HEK cell

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Human Embryonic Kidney cells, also known as HEK cells, HEK 293 or just 293 cells, are a cell line originally derived, as their name indicates, from embryonic human kidney. HEK cells are not themselves particularly interesting, but are very easy to work with, and so are a widely-used cell line in cell biology research. It should be noted that cultures of the original (untransformed) HEK line have become contaminated with HeLa cells, which have displaced the cell line as originally established.

Origins of HEK Cells

HEK 293 cells were generated by transformation of cultures of normal human embryonic kidney cells with sheared adenovirus 5 DNA in the laboratory of Alex Van der Eb in Leiden, Holland in the early 70s. The human embryonic kidney cells were obtained from a healthy aborted fetus and originally cultured by Van der Eb himself, and the transformation by adenovirus was performed by Frank Graham who published his findings in the late 1970s after he left Leiden for McMaster University in Canada (Graham 1977[1]). They are called HEK for human embryonic kidney, while the number 293 comes from Graham's habit of numbering his experiments; the original HEK 293 cell clone was simply the product of his 293rd experiment.

Subsequent analysis has shown that the transformation was brought about by an insert consisting of ~4.5 kilobases from the left arm of the viral genome, which became incorporated into human chromosome 19 (Louis 1997[2]).

For many years it was assumed that HEK 293 cells were generated by transformation of either a fibroblastic, endothelial or epithelial cell all of which are abundant in kidney. However the fact that the cells originated from cultured kidney cells does not say much about the exact cellular origin of the HEK 293, as embryonic kidney cultures may contain small numbers of almost all cell types of the body. In fact Graham and coworkers more recently provided evidence that HEK 293 cells and several other human cell lines generated by adenovirus transformation of human embryonic kidney cells have many properties of immature neurons, suggesting that the adenovirus was taken up and transformed a neuronal lineage cell in the original kidney culture (Shaw et al. 2002[3]).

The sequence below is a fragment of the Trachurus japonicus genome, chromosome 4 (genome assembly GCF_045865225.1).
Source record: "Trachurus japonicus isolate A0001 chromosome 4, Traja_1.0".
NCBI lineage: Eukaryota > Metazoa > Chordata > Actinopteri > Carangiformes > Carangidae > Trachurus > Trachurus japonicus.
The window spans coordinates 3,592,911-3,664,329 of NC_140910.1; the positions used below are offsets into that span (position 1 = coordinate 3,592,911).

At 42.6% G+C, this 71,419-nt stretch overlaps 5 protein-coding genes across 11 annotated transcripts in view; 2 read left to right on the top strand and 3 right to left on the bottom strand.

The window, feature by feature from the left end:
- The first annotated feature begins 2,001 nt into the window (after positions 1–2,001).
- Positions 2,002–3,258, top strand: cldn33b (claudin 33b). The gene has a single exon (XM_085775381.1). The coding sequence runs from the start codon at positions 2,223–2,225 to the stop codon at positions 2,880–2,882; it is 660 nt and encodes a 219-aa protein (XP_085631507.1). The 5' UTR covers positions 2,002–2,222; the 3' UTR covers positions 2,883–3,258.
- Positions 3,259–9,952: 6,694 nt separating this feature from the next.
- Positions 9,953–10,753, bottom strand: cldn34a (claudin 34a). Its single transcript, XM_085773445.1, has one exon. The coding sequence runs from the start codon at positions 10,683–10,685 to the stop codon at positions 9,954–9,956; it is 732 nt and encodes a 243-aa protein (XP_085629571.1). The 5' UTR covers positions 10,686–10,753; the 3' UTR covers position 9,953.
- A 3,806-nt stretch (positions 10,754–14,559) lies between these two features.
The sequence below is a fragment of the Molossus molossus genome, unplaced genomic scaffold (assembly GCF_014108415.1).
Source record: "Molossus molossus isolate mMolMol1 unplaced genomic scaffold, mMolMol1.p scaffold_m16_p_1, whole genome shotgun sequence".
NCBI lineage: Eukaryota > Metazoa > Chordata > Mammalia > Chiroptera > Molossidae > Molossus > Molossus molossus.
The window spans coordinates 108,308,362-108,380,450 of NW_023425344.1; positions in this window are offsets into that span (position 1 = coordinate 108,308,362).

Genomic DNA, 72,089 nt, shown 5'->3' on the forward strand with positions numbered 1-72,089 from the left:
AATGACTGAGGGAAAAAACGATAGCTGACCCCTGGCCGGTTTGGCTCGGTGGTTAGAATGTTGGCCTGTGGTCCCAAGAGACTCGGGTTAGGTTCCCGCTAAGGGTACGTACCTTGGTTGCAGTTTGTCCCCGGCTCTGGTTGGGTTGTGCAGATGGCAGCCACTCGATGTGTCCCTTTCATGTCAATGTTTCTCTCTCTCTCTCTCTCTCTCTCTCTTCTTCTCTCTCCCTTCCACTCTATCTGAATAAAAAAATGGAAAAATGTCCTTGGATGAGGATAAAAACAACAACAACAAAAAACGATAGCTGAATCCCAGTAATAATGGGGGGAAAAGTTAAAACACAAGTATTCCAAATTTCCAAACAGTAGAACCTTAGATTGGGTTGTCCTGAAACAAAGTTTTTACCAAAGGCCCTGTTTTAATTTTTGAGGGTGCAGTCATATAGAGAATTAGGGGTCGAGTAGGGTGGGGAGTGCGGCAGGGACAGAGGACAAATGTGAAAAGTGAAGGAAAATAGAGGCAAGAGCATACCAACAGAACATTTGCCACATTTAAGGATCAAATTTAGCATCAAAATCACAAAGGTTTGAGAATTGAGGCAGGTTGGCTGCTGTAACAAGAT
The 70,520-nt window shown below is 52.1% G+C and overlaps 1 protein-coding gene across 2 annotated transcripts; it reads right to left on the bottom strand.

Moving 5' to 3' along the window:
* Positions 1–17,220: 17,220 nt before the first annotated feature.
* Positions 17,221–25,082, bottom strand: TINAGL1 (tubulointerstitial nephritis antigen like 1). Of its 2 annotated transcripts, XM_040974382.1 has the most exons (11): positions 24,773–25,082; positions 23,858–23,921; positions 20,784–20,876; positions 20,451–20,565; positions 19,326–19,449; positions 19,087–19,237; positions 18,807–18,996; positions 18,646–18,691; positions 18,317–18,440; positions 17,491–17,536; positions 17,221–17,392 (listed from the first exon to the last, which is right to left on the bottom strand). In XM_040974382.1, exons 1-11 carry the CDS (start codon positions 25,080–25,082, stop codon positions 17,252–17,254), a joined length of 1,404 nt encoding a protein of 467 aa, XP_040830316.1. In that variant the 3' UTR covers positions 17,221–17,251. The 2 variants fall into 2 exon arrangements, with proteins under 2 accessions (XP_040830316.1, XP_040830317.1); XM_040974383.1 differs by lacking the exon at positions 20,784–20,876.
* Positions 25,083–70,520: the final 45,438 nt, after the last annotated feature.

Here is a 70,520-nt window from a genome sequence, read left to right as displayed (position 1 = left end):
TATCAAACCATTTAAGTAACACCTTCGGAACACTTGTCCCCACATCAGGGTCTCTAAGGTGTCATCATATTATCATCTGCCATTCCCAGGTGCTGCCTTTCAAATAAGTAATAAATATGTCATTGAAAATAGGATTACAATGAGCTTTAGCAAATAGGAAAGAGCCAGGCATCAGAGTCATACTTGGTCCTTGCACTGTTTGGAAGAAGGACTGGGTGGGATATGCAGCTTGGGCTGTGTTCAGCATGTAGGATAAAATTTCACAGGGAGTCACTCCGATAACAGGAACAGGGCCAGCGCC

Uses of HEK 293 Cells

As an experimentally transformed cell line, HEK cells are not a particularly good model for normal cells, cancer cells, or any other kind of cell that is a fundamental object of research. However, they are extremely easy to work with, being straightforward to culture and to transfect, and so can be used in experiments in which the behaviour of the cell itself is not of interest. Typically, these experiments involve transfecting in a gene (or combination of genes) of interest, and then analysing the expressed protein; essentially, the cell is used simply as a test tube with a membrane. The widespread use of this cell line is due to its extreme transfectability by the calcium phosphate method, achieving efficiencies approaching 100% as determined by FACS using a 2XPBS buffer. A lower efficiency might be achievable with an HBS buffer.

An important variant of this cell line is the 293T cell line that contains, in addition, the SV40 large T antigen, that allows for episomal replication of transfected plasmids containing the SV40 origin of replication. This allows for amplification of transfected plasmids and extended temporal expression of the desired gene products. Note that any similarly domesticated cell line can be used for this sort of work; HeLa, COS and Chinese Hamster Ovary cell are common alternatives.

Examples of such experiments include:

A more specific use of HEK cells is in the propagation of adenoviral vectors. Viruses offer an extremely efficient means of delivering genes into cells, since this is what they have evolved to do, and are thus of great use as experimental tools. However, as pathogens, they also present a degree of danger to the experimenter. This danger can be avoided by the use of viruses which lack key genes, and which are thus unable to replicate after entering a cell. In order to propagate such viral vectors, a cell line that expresses the missing genes is required. Since HEK cells express a number of adenoviral genes, they can be used to propagate adenoviral vectors in which these genes (typically, E1 and E3) are deleted, such as AdEasy (He 1998).

293, and especially 293T, cells are commonly used for the production of lentiviral and retroviral vectors. Various retroviral and lentiviral packaging cell lines are based on these cells.

External links

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